|I'm here to present a little bit of a how-to on making realistic specimens in jars. Before we begin though, let
Alright, here we go. Once you've got a well-developed idea and have done drawings and some anatomical research, you're ready to sculpt your specimen.
I sculpted mine with Chavant NSP (Non-Sulphurated Plasteline), built over a wire and tinfoil armature. I tried to make it all in once piece, without the legs sticking out at odd angles, so that I would minimize undercuts in my mold. After I got my basic form the way I wanted, I very carefully went over the surface of the clay with a blowtorch to melt it a little bit and give it a super smooth glossy finish. For some detailed areas that needed more smoothing, I used Isopropyl Alcohol and a soft brush.
Here's my finished sculpt:
After your sculpt is completed, you'll want to begin making your mold. I used Ultracal 30, a type of industrial gypsum plaster cement, to make my two-part mold. Mold-making is a whole other tutorial entirely (which I might get around to writing sometime later) so I'll link you to a couple of decent introductory tutorials I found online:
Hopefully those will explain what you need to know. Just be aware that because of the materials we'll be using later on, it's really important to have a decent-sized vent coming out of your mold. I used the tail as a vent so that I wouldn't have to worry about covering the seam later.
Now that the mold is done, it's time to try casting a specimen. Using slip casting latex, stipple in a light layer into each half of the mold. This is going to wind up being the outer skin of the specimen. Once it's dry, close the mold up, clamp the two halves together, and you're ready to move on to the next step.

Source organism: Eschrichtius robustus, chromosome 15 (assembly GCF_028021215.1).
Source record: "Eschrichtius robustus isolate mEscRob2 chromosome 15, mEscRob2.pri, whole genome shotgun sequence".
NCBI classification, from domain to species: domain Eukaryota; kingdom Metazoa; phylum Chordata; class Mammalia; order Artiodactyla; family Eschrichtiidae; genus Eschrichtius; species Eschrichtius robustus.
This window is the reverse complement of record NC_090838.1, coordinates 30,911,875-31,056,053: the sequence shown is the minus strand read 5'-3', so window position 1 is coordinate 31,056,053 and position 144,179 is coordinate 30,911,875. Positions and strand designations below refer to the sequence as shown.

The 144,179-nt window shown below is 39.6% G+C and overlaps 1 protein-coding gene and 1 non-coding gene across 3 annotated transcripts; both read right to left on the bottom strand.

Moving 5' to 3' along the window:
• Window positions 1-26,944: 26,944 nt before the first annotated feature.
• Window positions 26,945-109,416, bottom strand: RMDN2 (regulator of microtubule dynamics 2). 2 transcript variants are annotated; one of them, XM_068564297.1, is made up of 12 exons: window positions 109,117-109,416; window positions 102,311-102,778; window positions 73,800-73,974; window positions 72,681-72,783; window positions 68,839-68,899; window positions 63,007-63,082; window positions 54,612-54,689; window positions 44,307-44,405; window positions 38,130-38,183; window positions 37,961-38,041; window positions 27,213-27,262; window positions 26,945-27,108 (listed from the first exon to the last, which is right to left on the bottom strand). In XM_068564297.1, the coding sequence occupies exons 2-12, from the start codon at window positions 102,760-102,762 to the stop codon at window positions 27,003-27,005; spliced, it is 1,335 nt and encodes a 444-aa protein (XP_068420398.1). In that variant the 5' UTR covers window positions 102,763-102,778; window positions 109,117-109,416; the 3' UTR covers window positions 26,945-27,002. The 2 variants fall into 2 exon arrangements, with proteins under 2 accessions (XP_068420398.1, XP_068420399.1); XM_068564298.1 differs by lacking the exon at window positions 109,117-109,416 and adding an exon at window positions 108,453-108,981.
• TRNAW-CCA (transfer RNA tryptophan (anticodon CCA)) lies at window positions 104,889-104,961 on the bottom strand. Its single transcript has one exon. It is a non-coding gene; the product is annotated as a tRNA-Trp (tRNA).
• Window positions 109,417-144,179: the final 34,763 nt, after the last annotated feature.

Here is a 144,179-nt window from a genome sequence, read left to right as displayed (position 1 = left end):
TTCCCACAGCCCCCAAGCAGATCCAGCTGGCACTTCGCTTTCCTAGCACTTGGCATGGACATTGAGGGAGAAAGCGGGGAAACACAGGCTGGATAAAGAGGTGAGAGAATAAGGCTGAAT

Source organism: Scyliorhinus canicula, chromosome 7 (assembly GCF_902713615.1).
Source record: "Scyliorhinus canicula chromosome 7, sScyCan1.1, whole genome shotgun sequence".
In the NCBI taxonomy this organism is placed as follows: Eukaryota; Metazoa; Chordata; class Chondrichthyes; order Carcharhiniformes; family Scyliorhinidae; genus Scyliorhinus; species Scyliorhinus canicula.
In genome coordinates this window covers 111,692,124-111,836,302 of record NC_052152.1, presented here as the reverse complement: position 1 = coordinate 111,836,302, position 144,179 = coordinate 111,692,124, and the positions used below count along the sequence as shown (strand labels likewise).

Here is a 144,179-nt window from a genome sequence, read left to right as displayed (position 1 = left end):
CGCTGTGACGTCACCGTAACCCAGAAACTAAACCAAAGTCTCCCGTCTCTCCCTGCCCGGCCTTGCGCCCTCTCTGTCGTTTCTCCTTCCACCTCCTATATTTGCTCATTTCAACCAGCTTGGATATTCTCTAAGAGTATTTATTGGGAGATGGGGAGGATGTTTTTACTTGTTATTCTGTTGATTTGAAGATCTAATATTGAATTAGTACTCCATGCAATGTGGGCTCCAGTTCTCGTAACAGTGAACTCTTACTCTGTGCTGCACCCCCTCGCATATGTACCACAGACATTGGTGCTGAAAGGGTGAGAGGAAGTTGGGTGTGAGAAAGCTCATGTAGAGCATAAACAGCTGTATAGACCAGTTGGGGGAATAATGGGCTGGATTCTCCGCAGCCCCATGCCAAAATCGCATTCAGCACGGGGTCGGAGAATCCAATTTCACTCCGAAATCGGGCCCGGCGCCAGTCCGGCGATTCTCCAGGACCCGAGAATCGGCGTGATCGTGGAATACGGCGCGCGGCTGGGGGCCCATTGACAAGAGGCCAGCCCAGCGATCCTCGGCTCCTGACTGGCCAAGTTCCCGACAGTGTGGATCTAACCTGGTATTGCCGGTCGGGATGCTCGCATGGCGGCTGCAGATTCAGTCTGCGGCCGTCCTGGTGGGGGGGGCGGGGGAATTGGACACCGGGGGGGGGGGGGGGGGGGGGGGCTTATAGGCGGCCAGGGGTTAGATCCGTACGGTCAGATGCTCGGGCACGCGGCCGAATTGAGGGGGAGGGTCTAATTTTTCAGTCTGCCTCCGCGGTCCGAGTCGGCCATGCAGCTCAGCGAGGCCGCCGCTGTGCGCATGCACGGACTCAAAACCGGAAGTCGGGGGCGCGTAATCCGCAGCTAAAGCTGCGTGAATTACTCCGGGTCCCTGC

The inside of my specimens are made from an two-part expanding polyurethane foam. I used Flex Foam-iT V, made Smooth-On. You can order it directly from www.smooth-on.com It's really simple to use, since you just mix the two parts 1:1 volume. This starts a chemical reaction that causes the product to foam and cure once it's expanded fully. Mix the foam quickly, and pour it into the vent hole in your mold, making sure to shake your mold a little bit to get the chemicals all the way down into the bottom of the mold so you don't get big air pockets.
Be sure that you're working in a well-ventilated area and that you have proper protection while working with this foam, since it's pretty toxic stuff. Let it cure for about a half hour to an hour, and then you can de-mold. Brush some ba powder or corn starch onto the surface as you de-mold so that the latex doesn't stick to itself.
Carefully trim off any excess latex around the seams, and you're ready to paint. I used acrylic paint thinned out with Isopropyl Alcohol. I started stippling in a mottled skin pattern, with lots of yellows, oranges, pinks, and reds. Then using a really thin wash, I put in some blue veins. The purpose of doing the thin wash is that it makes the veins appear to be beneath the surface of the skin. The same thing applies with the pupil.
(Below) Here are some painted specimens
Next, I dipped each specimen in casting latex (the same latex that we used for the skin earlier). This will seal the paint in, and will also give it a bit of a translucent skin, which adds a lot of realism.
Now it's time to make some umbilical cords. I made mine stippling a sheet of latex onto a smooth table. Windows, mirrors, smooth floors, etc. will also work, the point is just to have a nice big flat surface to make sheets of latex on. Once you've painted on a layer or two and it dries, start peeling it away and twisting as you go. The latex will stick to itself and become a gross twisty umbilical cord. I used hot glue to attach my umbilical cords to the specimens.
Now, just find a good bottle or jar for your specimen. I filled mine with a mixture of yellow food color (for that nice formaldehyde look), water, and Isopropyl Alcohol (to keep bacteria from growing inside the jar).
I hope this tutorial has been helpful to you!
Anyway, thanks for checking out the tutorial!
The above tutorial and Photos were created the Talented Andrew Fogel and were shared with his written permission.
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